In Praise of the Florida Circus

Florida secretary of state Katherine Harris -- the next vice-president of the United States. Hold that thought; I'll return to it in a moment.

Pardon my flippant attitude toward the future of the republic, but the flummox in Florida has been wonderful entertainment. It was fun to watch a national soap opera that did not involve sex or grisly murder (at least not yet).

True, the affair has had its educational component. Will any voter ever again blithely cast a vote and not wonder whether the system truly records his or her choices? Can anyone still believe that electoral reform is not urgently needed or that a system so dominated by two parties can resolve internal conflicts on the basis of principles rather than politics?

Most importantly, Chadgate brought out the real George W. Bush. Forget his promise to be a healer. Forgot all those warm-and-fuzzy photos of a kindly Bush with children-of-color. Forget the spin that he's a comfortable-within-his-skin fella who could take or leave the presidency. Here was a bitter, combative, paranoid, self-righteous, do-anything/say-anything pol.

In one brief statement, he accused the Florida supreme court of not merely erring but of actively plotting to steal an election from the rightful winner (himself); he misstated the basic functions of government ("The legislature's job is to write law. It's the executive branch job to interpret law."); and he misled the public about Dick Cheney's medical condition, announcing his running mate had checked into the hospital as a precautionary measure when actually Cheney had suffered a mild heart attack. (Bush "is not a doctor," one of his spokesmen said, as a way of explaining Bush's inaccurate remark.)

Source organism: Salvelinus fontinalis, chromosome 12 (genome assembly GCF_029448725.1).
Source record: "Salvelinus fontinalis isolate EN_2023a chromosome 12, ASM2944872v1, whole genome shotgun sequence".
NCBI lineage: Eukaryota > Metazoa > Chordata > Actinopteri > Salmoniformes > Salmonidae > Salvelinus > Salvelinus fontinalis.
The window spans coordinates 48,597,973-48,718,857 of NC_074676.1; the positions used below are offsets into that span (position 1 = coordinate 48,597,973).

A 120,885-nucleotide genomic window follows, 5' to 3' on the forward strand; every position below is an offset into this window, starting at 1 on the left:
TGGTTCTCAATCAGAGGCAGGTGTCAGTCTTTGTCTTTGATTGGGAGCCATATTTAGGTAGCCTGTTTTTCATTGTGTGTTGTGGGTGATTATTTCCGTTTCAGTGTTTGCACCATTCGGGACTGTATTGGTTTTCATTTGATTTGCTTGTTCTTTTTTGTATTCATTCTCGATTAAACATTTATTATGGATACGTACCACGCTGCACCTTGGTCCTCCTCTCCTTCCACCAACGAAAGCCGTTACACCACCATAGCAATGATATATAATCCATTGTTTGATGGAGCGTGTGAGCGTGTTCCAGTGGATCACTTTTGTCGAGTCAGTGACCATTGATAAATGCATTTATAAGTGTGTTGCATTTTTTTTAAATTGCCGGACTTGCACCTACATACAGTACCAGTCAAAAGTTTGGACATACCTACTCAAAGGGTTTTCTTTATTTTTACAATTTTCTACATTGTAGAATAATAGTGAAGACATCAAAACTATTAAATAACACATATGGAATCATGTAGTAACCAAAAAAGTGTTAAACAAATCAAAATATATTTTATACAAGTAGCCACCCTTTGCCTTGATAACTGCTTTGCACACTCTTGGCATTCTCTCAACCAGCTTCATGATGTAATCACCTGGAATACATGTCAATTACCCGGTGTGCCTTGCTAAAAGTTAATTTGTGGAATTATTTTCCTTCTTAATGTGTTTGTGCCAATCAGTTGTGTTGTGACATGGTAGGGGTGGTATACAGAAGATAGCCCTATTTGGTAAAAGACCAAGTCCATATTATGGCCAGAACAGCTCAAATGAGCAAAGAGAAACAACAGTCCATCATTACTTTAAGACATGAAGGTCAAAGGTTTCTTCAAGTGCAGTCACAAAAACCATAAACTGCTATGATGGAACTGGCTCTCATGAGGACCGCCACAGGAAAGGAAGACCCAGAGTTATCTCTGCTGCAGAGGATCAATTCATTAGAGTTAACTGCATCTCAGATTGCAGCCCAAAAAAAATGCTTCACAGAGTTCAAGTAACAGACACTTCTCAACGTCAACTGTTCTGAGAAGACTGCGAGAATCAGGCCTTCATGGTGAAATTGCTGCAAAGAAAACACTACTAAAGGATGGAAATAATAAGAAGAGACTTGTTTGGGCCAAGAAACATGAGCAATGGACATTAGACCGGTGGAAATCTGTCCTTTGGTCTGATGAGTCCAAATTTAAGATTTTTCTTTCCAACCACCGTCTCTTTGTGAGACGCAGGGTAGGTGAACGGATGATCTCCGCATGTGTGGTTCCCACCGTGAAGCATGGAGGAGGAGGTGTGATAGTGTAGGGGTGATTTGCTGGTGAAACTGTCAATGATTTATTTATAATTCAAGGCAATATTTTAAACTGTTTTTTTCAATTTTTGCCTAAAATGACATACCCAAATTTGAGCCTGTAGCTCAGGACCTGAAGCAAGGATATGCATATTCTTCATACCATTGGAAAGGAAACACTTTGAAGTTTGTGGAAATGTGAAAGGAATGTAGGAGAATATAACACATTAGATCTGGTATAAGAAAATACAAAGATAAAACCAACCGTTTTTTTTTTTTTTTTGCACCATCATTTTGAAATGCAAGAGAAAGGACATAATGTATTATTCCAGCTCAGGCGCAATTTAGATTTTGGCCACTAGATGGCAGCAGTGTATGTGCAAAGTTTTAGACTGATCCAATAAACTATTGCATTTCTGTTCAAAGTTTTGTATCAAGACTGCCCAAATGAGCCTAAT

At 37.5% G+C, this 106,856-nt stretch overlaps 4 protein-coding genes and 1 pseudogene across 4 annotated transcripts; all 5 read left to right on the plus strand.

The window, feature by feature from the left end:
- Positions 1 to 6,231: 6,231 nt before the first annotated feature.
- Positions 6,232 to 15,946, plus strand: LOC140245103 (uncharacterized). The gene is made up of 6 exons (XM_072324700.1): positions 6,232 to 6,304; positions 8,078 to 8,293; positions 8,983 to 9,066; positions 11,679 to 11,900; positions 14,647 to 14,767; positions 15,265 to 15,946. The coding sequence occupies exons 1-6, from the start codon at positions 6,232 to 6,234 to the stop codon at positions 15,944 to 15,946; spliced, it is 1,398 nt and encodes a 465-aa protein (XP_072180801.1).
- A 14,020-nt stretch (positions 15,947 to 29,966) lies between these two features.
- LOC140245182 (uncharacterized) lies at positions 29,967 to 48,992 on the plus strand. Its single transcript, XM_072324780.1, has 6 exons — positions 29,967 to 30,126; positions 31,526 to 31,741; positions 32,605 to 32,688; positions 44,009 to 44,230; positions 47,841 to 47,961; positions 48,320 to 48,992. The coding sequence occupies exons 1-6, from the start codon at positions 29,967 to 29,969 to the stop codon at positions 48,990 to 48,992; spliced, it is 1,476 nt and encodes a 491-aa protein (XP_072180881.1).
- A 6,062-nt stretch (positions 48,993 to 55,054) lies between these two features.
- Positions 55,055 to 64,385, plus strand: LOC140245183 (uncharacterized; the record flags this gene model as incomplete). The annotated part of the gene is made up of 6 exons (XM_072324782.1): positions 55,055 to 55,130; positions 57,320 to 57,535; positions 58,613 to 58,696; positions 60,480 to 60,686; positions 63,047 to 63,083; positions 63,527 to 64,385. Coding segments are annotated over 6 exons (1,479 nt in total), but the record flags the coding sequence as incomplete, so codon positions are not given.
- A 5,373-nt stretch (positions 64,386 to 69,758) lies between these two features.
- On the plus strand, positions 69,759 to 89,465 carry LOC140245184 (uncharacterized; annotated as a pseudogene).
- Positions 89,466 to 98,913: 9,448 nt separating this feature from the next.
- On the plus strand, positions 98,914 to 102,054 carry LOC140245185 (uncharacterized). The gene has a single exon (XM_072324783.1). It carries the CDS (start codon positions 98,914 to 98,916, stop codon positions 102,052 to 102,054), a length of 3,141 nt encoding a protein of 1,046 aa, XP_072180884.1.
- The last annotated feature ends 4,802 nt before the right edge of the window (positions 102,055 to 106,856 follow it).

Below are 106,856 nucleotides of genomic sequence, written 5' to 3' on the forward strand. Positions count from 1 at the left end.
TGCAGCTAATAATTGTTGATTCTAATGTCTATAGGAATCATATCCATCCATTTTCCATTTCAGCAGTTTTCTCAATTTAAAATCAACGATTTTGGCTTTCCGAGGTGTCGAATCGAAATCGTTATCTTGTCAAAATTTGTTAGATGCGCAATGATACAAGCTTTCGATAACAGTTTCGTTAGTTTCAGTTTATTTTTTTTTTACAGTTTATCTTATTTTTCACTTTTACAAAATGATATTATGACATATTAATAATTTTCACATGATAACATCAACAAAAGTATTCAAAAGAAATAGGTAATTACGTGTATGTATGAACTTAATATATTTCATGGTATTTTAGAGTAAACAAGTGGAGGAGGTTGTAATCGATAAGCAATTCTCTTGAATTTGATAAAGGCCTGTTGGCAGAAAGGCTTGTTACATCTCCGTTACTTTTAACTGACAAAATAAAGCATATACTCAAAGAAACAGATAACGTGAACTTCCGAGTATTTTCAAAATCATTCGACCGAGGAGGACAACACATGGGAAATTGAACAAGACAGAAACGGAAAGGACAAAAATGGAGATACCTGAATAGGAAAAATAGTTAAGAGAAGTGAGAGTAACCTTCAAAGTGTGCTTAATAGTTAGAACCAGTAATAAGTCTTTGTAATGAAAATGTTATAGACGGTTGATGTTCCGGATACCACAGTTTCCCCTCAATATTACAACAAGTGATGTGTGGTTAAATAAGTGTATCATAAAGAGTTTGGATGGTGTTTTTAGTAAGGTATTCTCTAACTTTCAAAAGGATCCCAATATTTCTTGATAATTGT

This saga, a sequel to the impeachment miniseries, was a godsend for political pundits who had feared dreariness and irrelevance would arrive the day after the election. For the punditeers, the Florida funk presented them with a wonderful opportunity to serve as guides to an anxious nation. How often is CNN's Jeff Greenfield able to show off his mastery of electoral college esoterica?

Television lawyers and political correspondents were called out in massive numbers to explain the various things that can happen to a chad. At the all-news cable channels, ratings did not fall off after E-Day. The numbers for the final quarter would be higher than expected. And in these uncharted waters, few, if any, observers (or participants) knew what would happen next; consequently, one opinion was about as good as another.